Sunday, August 12, 2012

London 2012: Choreo-Gasm-A-Delic

I'm watching the closing ceremonies and I feel lie puking.  I've never-never-never been one for glossy, feel-good, highly choreographed entertainment.  The opening and closing ceremonies is always so full of this cheerful atmosphere that it becomes sickening to the cynical like me.

The London opening and closing ceremonies were more enjoyable than most, because of the focus on the music.  A lot of my favourite classic rock artists were highlighted in the mish-mash of music and dance.  Much of the music, however, is actually rather dark - unbecoming an extatic event like the Olympics.  No matter, they just choreograph the whole thing to with a few skipping, jumping dancers and everyobody feels ok.  The Who provided a brief medly for the finaly, graciously cutting out the chorus of "teenage wasteland" from Baba O'Reilly.  We're not introducing the image of drugged out mods on this scene featuring the world's top athletes.  But acts such as Pink Floyd, Paul McCartney (too hippy) and Muse(too dark and edgy) don't really fit the scene either.

Nevermind.  This is the Olympics and everything (I mean EVERYTHING) is wonderful(especially if it is British).  Criticism not welcome.  Everybody smile and be happy.

It would be fine if this lack of criticism was only extended to the ceremonies.  Britain gets to showcase the best their culture has to offer, past and present.  However, the Olympic spirit is also taking this one step further into the realm of the athletics.

Nobody seems to be asking questions about mechanically enhanced athletes.  I don't mean to belittle the feat of a double amputee running as the fastest athletes in the world.  I think it's a great achievement of engineering and personal will.  In a word, it is awesome.  But, you cannot tell me that this Oscar Pistorius is participating in the same sport as the other runners in this race.

Read one reporter's fauning op-ed about the heart of this athlete.

The Wikipedia article mentions the struggle he endured to be approved.
After a two-day hearing, on 16 May 2008 the Court of Arbitration for Sport upheld Pistorius's appeal and the IAAF council decision was revoked with immediate effect. The CAS panel unanimously determined that Dr. Brüggemann tested Pistorius's biomechanics only at full-speed when he was running in a straight line (unlike a real 400-metre race); that the report did not consider the disadvantages that Pistorius suffers at the start and acceleration phases of the race; and that overall there was no evidence that he had any net advantage over able-bodied athletes.
So, the test to prove whether an advantage was gained was pushed aside because it did not take into account certain disadvantages.  Here is the biggest question that nobody wants to ask.  What will happen when those disadvantages are eliminated through developments in the technology?  If Pistorius is given an advantage at full speed and can start just as well as a regular runner, would the entire apparatus not be considered advantageous?  Human ingenuity will eventually overcome all of the short comings and allow amputees to run faster than anyone else; this is absolutely inevitable and likely happening sooner than later - 2016 perhaps?
Here, then, we are brought to a cross-roads.  Either, ban all limb replacement devices and mechanical assistance in running sports or regulate them to provide no apparent advantage.  It is no easy task to determine some level of advantage gained by replacement legs.  Considering that without any mechanical apparatus, he would not be able to run at all, any apparatus is an advantage.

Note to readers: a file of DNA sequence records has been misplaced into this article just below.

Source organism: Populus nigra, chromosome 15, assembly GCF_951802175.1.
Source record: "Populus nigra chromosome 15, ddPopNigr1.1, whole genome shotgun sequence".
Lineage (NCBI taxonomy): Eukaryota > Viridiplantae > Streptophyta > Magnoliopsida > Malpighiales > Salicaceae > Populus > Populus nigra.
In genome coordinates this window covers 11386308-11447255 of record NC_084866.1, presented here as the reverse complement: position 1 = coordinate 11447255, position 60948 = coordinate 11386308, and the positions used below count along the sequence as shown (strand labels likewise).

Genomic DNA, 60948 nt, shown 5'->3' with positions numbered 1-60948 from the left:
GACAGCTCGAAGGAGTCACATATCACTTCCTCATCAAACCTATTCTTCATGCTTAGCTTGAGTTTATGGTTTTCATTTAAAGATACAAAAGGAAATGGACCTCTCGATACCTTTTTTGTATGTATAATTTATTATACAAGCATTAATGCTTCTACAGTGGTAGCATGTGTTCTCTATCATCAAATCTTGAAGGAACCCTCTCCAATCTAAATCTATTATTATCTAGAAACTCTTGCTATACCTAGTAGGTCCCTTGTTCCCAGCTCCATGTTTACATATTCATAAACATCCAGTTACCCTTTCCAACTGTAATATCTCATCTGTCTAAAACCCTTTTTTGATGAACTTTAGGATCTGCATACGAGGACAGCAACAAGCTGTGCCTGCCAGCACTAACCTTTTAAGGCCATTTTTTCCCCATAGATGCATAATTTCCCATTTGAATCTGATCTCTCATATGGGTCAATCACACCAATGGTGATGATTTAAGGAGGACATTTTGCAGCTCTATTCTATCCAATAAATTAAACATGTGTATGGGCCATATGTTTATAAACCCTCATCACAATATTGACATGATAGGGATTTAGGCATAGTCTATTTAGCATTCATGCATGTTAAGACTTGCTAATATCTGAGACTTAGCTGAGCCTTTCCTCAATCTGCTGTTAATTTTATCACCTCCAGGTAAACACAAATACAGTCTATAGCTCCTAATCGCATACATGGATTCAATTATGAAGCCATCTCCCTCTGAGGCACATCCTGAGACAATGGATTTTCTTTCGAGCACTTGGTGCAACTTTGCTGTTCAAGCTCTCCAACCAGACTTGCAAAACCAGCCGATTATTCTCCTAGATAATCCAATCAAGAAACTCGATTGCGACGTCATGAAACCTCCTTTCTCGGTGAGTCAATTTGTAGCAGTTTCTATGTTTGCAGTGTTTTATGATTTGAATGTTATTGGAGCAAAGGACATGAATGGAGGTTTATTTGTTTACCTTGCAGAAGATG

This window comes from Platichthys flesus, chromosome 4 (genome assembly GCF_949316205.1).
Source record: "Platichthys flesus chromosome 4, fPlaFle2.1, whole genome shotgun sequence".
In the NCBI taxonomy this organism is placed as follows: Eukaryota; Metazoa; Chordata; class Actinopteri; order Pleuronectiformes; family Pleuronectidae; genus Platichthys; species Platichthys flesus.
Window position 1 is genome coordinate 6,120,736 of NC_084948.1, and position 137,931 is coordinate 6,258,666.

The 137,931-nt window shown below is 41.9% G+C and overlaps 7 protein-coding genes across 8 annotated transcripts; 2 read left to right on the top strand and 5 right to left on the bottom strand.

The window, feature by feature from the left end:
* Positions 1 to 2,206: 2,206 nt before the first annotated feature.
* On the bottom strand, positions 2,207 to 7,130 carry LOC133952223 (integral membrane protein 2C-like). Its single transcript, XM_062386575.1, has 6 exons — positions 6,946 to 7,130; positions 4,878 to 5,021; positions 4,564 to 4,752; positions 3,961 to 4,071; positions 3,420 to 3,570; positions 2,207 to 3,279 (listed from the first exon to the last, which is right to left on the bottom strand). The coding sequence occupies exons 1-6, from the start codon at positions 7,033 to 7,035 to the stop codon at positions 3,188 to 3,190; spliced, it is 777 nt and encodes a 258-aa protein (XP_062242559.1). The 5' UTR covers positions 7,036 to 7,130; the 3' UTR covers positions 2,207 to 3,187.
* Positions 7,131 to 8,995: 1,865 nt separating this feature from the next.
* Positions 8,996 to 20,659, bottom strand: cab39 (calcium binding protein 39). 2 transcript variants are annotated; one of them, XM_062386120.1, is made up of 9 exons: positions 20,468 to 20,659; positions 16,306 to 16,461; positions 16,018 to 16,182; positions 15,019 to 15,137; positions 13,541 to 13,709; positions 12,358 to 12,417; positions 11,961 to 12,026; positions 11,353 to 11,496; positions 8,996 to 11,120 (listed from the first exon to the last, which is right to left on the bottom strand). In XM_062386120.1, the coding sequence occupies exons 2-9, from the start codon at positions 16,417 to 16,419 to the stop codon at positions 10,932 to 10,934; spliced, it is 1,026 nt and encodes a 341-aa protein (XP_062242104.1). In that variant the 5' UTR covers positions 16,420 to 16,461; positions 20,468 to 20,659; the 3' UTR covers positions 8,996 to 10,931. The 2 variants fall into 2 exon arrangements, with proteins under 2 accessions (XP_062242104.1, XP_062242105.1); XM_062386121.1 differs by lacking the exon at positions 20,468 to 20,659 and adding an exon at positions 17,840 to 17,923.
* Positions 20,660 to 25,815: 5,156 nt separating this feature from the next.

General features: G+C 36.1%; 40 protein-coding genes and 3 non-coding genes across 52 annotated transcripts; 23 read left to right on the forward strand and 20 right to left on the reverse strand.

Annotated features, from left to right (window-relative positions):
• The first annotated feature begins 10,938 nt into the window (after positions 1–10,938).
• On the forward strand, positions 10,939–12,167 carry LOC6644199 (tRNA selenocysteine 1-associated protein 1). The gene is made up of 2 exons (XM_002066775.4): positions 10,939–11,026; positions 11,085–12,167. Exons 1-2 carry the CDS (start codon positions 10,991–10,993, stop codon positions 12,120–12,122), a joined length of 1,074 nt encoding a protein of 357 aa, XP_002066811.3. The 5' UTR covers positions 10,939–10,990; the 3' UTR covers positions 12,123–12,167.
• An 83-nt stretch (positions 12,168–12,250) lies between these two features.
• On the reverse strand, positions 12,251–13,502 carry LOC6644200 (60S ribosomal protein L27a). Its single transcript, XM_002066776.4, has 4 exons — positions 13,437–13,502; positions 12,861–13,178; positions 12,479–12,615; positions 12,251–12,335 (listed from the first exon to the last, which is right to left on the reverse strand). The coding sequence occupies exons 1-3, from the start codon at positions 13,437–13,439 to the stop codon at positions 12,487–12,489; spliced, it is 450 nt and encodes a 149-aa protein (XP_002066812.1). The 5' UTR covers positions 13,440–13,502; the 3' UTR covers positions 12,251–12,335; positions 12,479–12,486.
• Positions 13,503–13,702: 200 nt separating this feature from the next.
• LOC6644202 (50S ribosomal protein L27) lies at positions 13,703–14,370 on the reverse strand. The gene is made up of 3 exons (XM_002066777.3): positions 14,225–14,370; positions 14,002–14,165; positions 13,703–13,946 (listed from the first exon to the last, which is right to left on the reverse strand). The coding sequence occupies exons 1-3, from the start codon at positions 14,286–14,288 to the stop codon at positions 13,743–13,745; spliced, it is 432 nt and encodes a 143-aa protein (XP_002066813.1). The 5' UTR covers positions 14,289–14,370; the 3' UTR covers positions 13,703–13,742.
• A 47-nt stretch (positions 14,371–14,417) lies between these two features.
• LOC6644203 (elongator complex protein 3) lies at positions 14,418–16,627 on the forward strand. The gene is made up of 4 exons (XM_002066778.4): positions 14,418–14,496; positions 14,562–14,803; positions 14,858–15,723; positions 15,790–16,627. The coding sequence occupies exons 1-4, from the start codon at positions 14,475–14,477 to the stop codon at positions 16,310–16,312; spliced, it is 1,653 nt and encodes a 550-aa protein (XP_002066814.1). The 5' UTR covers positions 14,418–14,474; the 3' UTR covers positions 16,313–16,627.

But ignoring that fact, as the IAAF seems to do, officials would have to determine some standard by which any apparatus could be judged and accepted.  The mechanical advantage would have to be similar to the human body and engineers would basically have to calibrate it as such.  The question would be, to what kind of human should it be calibrated.  Usain Bolt is the worlds fastest human.  Would it be fair, then, to provide a leg that provides as much energy return as a Usain Bolt leg?

This is where it gets morally sticky.  Amputees would be given Usain Bolt legs (or whatever standard is decided upon), while everyone else would get the legs that they're born with.  In that context, would not mechanical legs be considered an unfair advantage?  If you take 100 amputee athletes, you could simply customize a leg for each one and have half of them running the 100m in 10 seconds, albeit with hard training.  You could random pick 100 able bodied athletes and no mater how hard they trained, you'd be lucky to find one to run near 10 seconds.  Again, I can't deny Pistorius heart and desire, but it is simply unfathomable, that he his anything more than a good athlete.  Good is fine, but the competition at the Olympics MUST be elite.  If you can take a good athlete and attach an apparatus to his body and make his run about as fast as elite athletes it is called cheating.  Why can we allow this if we are so upset at the mere allegation of drug enhanced performance?

How long before the first person has his legs replaced on purpose to allow for faster replacement legs to be attached?  How long before it is a common practice, like Tommy John's surgery is for baseball pitchers?

One day Usaine Bolt's records will be broken. If it is by a man who has his legs amputated and is wearing similar devices, will people be able to honestly look him in the eye and that it is the same as what he did?  Or, will our Very-Nice People in charge of the Olympics with their feel-good politics and inability to speak truth when it might hurt go into overdrive as we gush for the all-wonderful Olympic Dream?

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